Market-leading Goldman Sachs account toppled by new deal paying 1.55%
The eSaver Instant Issue 9 easy access account pays 1.55% – 0.05% more than the Marcus deal.
You need at least £1,000 to open an account, whereas Marcus requires a minimum deposit of £1.
The Nottingham account can only be opened and managed online and the maximum balance is £250,000.
Interest is paid annually on 1 October so based on £1,000 being deposited today, savers would earn £15.50 in a year.
The account allows unlimited withdrawals, and couples are able to open an account each, as well as a joint account. The only requirement is that for joint accounts, both customers need to provide a different email address and mobile number.
Savers must also hold an account with another bank or building society for money transfers and the eSaver account must have a minimum balance of £1,000 at all times.
The Nottingham’s offer is variable so the rate can be changed at any time. It said there’s no limit to how many people can open the account, though it will be monitoring applications.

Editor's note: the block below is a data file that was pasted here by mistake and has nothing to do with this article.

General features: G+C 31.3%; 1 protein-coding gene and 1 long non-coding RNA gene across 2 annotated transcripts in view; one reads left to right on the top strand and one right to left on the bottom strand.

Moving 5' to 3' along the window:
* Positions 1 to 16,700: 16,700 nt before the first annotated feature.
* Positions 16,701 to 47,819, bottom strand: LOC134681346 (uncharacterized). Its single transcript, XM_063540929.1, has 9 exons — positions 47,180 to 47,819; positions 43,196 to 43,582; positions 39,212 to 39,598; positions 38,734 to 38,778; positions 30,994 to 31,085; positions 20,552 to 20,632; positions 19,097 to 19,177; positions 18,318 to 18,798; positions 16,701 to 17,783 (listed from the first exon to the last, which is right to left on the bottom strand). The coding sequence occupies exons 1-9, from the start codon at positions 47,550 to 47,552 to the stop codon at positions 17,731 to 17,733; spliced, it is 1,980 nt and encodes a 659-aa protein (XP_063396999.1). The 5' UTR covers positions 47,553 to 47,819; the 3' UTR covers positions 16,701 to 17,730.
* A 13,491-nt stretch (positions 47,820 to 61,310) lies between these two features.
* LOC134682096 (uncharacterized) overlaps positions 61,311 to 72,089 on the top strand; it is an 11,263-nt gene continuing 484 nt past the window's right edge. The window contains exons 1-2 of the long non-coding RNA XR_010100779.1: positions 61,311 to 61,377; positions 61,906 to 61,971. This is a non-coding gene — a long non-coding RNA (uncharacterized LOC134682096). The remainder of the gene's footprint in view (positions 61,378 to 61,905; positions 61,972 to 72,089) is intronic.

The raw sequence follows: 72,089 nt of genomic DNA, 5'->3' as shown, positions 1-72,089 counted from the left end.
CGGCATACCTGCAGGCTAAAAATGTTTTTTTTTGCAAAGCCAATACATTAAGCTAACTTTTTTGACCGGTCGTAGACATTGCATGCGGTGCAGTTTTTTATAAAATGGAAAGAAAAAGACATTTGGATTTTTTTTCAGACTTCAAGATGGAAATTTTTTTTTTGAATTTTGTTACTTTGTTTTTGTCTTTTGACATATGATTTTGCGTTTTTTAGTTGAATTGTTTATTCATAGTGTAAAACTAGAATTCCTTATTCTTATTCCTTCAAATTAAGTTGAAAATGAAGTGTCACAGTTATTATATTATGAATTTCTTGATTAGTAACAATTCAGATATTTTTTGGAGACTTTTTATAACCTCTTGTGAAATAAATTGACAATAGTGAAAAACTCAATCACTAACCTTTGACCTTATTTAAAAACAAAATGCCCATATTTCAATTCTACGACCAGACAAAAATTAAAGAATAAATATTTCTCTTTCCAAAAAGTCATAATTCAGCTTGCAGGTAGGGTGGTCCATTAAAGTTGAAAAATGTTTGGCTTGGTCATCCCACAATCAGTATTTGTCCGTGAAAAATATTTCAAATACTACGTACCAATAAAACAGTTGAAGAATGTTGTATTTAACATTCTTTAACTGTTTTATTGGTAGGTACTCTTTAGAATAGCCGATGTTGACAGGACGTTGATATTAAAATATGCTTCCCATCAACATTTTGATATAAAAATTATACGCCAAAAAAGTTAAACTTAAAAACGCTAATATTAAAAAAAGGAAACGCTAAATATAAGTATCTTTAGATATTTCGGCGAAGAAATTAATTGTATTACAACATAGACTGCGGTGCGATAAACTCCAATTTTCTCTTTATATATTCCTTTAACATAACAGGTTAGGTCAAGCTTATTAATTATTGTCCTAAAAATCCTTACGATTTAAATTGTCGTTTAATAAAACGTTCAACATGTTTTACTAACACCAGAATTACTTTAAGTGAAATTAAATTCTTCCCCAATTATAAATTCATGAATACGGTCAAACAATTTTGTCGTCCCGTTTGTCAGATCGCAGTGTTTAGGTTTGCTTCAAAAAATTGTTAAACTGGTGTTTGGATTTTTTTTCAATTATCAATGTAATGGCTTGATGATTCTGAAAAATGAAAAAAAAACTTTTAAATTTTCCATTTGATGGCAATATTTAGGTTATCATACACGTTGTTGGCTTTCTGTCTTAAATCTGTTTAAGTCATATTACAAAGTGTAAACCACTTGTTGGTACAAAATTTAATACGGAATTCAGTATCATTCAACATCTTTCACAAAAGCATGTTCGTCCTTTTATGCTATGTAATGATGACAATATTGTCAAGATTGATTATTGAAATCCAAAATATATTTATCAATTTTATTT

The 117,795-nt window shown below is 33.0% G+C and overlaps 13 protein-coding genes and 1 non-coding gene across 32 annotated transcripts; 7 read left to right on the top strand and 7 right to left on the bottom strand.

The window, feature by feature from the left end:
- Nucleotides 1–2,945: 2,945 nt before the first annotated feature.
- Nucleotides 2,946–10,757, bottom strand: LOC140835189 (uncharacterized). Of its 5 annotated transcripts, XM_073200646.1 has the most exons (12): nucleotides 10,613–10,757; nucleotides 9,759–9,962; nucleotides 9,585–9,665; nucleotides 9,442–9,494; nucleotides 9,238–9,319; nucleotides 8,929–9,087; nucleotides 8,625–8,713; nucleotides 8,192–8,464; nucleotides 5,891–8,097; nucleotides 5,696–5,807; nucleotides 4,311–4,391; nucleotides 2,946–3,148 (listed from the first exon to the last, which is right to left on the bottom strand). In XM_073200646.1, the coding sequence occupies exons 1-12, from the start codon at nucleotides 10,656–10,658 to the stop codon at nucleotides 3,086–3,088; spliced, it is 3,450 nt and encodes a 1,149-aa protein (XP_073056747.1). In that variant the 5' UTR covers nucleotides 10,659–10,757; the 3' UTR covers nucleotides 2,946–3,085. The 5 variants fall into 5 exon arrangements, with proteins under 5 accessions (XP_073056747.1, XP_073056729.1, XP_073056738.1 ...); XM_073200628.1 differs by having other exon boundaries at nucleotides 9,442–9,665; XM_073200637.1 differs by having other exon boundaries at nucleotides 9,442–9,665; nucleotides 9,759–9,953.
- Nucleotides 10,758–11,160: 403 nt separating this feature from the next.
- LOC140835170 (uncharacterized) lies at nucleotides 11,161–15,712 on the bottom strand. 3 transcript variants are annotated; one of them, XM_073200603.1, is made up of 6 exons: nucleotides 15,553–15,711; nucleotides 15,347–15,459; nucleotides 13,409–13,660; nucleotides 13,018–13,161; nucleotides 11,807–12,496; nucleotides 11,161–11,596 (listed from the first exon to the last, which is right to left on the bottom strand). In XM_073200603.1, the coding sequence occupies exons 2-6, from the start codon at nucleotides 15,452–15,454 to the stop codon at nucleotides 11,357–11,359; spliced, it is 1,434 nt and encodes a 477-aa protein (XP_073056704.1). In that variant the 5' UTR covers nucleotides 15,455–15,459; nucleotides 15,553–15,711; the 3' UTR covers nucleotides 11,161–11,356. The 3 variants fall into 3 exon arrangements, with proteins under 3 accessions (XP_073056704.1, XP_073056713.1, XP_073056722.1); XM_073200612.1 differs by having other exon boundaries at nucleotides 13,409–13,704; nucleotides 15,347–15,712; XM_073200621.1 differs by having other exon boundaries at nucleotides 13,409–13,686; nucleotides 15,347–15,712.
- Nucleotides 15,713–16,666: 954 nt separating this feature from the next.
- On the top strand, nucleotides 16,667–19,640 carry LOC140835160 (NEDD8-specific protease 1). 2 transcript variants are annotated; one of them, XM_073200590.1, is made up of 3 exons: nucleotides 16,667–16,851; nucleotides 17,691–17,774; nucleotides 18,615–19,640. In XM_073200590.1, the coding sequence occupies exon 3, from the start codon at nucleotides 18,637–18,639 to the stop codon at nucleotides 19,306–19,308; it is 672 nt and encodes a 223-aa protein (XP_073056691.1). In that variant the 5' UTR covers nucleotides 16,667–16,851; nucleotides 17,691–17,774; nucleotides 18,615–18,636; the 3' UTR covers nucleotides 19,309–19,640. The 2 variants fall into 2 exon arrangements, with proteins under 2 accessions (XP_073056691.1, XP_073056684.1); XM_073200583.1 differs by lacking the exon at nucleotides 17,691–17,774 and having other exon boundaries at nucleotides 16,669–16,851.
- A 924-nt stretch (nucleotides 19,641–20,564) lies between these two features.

Marcus knocked off its perch
Today’s launch knocks Marcus by Goldman Sachs from the top of the best buy tables, where it had sat comfortably with its 1.5% offering for a month.
Apart from the minimum opening deposit, the other important difference between the two accounts is the Marcus deal includes a bonus of 0.15% so after 12 months, the rate drops to 1.35%.
In the first two weeks of launch, Marcus attracted 50,000 savers, so this new offer from the Nottingham is also likely to prove popular.
Tom Adams, head of research at independent savings advice site, Savings Champion, said: “Up to now, we have seen a number of improvements to easy access rates, but nothing that came close to toppling Marcus from its prime position at the top of the table. However, Nottingham Building Society has finally surpassed the challenge of Marcus – and by a significant margin by today’s standards, where we are more used to seeing providers pipping each other to the post by the smallest possible margins.
“So, with upward movement to rates in general in the savings market, there is good news for savers and perhaps a light at the end of the tunnel for the historically low interest rate environment that we continue to suffer in.”
However, Adams said given previous popular deals, savers may need to act fast to secure the best deal as some offers have been pulled within days. But if other providers up their game, rates could be pushed up even further.